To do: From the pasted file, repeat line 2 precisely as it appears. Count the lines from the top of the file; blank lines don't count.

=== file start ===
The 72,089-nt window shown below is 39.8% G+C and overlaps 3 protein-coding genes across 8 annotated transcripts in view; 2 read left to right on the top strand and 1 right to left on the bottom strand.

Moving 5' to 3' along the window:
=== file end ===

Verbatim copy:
Moving 5' to 3' along the window: